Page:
Diane would like to use LITA blog for Standards. The group thinks this is fine and a category will be added to the blog for Standards. We also decide to have a category for officers to post the goings on of their repective groups. Michelle wants to have a core group of bloggers. Pat Ensor does not think we should go out looking for them but let them come to us. It is like columns in the newsletter. It is already open to everyone but, we are not like the other ALA blogs. We want the LITA blog to be its own animal. It will be busier during conferences, but we want to increase our in between postings. We do not want it to be a listserv but we want some meaty things about what the different committees are doing. Interviews. Making it easier for people to contribute. More of the local and state stuff getting blogged. More from other places in LITA.

What are we posting? Things that are original to LITA, content from our meetings and conferences. We could also post supplements to topics. We need to break out of the conference only groove. Synthesis of discussions going on elsewhere and adding value to the conversation. Recognizing the work of LITA people. Aaron Dobbs is going to write a post on just what people can find on the LITA Blog.

Tutorials should go on the wiki and not the blog.

Screen casting and podcasting could be used for variety.

Action Items: Karen C. will coordinate posts for elections. Mark Beatty is going to pass on the word to the LITA Nominating Committee to talk to Karen C.

A question about moderating policies, etc.
This is different than a personal blog; it is an official blog and we have to have controls and policies. Though asking new bloggers about their experience when they receive an account is a good idea, it may not work because we would still have verify that what they are telling us is true. We need to reword our policy to be more explicit about our moderation policy. We should also consider giving everyone some sort of limit so that if they have not posted for a year then they will be dropped to “subscriber.” After conference, the Volunteer Chair, currently Michelle Boule, will go through and reduce the needed people to subscriber.

Action Item: Michelle will be looking at policy, rewrite/add, and send to BIGWIG list for approval.

We decide to talk about the Flickr/Yahoo privacy thing because we are running out of time.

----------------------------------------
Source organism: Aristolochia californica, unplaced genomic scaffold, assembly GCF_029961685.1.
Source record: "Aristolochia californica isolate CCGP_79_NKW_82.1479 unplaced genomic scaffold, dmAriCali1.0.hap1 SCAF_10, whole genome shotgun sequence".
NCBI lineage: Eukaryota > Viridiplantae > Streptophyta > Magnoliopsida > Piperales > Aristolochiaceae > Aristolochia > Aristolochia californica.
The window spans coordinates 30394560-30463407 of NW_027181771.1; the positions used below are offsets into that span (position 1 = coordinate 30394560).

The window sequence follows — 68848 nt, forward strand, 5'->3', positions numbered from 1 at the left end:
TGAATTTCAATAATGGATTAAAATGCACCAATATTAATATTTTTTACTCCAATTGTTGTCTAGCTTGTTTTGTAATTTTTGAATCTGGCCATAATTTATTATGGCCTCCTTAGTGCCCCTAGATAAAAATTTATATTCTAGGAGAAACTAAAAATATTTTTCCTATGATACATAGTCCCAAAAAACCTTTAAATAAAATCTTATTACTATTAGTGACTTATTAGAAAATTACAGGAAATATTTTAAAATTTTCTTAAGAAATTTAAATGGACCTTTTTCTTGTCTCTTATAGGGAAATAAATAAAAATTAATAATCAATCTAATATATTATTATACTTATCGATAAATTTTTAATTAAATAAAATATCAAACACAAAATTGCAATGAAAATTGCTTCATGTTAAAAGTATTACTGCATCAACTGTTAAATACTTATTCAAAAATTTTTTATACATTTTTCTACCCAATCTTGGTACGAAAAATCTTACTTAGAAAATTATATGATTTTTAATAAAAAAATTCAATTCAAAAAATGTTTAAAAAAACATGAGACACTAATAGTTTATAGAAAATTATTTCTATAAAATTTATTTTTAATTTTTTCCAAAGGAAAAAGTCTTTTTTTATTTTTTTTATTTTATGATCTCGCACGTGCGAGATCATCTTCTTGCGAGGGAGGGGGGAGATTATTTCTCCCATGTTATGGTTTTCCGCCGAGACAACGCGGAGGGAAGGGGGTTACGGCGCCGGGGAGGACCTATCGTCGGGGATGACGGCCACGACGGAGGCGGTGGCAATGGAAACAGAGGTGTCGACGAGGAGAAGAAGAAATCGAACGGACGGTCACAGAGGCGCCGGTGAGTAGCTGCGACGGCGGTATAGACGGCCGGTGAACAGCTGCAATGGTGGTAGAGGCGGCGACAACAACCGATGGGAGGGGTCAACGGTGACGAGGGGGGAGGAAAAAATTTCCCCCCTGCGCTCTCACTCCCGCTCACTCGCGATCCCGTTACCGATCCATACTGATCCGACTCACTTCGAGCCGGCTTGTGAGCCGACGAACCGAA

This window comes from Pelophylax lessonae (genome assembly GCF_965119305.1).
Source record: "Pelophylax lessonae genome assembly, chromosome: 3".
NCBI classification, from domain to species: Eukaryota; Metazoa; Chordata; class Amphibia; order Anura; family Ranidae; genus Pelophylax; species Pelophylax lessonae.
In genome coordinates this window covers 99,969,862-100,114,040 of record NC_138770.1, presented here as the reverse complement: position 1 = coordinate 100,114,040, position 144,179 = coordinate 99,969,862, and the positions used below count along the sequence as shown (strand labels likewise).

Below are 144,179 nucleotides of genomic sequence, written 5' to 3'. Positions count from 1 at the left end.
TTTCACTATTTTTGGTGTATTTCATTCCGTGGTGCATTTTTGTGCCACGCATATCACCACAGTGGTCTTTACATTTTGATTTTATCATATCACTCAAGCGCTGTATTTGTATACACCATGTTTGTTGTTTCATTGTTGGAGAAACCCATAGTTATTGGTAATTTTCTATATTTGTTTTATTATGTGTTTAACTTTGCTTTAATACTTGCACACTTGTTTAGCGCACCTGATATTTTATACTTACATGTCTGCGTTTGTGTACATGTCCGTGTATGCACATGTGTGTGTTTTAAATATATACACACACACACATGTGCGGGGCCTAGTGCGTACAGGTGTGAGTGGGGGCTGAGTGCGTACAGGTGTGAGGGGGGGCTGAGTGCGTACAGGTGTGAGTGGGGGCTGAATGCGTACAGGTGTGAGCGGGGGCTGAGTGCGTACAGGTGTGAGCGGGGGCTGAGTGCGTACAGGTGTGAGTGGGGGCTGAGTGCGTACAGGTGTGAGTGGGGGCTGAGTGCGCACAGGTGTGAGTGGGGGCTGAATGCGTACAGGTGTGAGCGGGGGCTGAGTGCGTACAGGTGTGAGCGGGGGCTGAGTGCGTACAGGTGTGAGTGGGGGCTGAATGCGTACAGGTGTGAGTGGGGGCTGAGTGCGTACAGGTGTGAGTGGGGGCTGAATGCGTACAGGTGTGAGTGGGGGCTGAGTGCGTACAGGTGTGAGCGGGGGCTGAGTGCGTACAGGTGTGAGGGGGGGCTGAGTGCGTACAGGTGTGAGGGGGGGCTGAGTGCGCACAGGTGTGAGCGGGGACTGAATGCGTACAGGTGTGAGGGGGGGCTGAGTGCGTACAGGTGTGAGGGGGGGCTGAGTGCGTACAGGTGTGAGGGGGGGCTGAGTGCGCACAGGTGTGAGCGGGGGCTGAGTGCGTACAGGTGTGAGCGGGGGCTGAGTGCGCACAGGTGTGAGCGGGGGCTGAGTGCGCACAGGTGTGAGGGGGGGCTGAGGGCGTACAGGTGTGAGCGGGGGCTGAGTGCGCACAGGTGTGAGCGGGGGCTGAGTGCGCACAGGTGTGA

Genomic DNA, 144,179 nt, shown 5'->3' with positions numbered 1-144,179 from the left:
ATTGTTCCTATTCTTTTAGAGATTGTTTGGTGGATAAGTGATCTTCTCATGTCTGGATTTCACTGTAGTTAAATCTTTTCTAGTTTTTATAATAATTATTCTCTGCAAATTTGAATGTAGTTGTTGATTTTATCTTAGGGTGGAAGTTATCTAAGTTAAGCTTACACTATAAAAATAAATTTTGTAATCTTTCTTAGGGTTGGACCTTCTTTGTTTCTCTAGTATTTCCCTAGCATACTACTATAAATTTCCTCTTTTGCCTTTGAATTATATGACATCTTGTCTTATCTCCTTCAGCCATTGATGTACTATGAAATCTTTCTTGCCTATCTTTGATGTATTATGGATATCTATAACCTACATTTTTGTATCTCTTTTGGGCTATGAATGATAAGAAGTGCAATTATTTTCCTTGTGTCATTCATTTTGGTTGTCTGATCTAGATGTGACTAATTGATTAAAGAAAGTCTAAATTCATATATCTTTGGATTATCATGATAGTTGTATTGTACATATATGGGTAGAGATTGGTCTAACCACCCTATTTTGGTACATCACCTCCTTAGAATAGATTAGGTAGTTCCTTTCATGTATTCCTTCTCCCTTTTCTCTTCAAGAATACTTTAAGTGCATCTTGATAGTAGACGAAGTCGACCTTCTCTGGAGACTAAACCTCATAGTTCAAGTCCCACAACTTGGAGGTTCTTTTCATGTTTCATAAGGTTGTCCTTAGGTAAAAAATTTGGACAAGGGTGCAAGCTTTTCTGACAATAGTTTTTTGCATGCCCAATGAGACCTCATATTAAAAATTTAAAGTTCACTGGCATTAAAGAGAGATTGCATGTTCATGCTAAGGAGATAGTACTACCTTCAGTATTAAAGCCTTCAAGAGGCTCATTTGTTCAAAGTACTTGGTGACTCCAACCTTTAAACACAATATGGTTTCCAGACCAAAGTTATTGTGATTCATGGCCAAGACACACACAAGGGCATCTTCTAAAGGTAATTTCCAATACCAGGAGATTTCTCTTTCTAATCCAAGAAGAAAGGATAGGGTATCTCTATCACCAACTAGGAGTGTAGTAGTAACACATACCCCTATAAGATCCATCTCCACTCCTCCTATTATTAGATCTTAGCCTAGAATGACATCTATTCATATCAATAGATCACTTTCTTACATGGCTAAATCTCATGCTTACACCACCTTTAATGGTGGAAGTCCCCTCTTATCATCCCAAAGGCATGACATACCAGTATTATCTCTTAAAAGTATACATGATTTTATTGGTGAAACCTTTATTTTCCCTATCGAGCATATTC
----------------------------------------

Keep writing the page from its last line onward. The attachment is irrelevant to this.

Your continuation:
Concerns about backup not being done nightly.
The blog is an archive of divisional activity. Staffing issues of LISHost: are there any?
BIGWIG needs to look at hosting issues. We need to have more support. We need to decide what we need from a host and then look at our options. We should choose rigorously. We want permanent archiving. We are going to continue discussion of support, maintenance, and ongoing archive online. Archival issues might be a different set of questions, but we need to resolve that. How much stuff can we put on the server of our host? Adding different files, media files, is going to take up space and might cost more. Action Item: Kevin will launch discussion online.

Meeting time at Midwinter.
Can the bloggers’ room be sponsored by LITA instead of closing it to others? We could have a sign in o see who is coming and going. Action Item: Mark Beatty will take to the LITA Board and float idea of having a sponsored room. Mary Taylor is the person to talk to to get the room set up.

We thank Karen Schneider (and Clara Ruttenberg, who is not here) for being fabulous co-chairs.

Our next meeting is at Midwinter, Sunday at 10:30 in the LITA blogging room.

LITA President’s Program: We Are Here. Where Are Our Users?

We Are Here. Where Are Our Users?
Cathy De Rosa
VP, Marketing and Library Services

John Horrigan
Pew Internet & American Life Project

[My comments are in brackets. I might have to change batteries halfway through the program. Just a warning.]

Where are the connections and disconnections between us and our users?

Cathy goes first:
It is easy to miss the things that are all around us. [We are immune to them because we see them each day.] Cathy spends some time showing us some of the things that have come from the OCLC environmental scan. Only about 1% of users start on our web pages when looking for something. In 1950, a similar study of library use showed that only 1% of the people said they would ask a librarian about a topic. Not much has changed in 50 years.

For real change, there has to be behavioral change, technology infrastructure, and economics to support the change. The behavioral change is the most important for librarians. Users are using technology to do things differently, for modifying things that they own.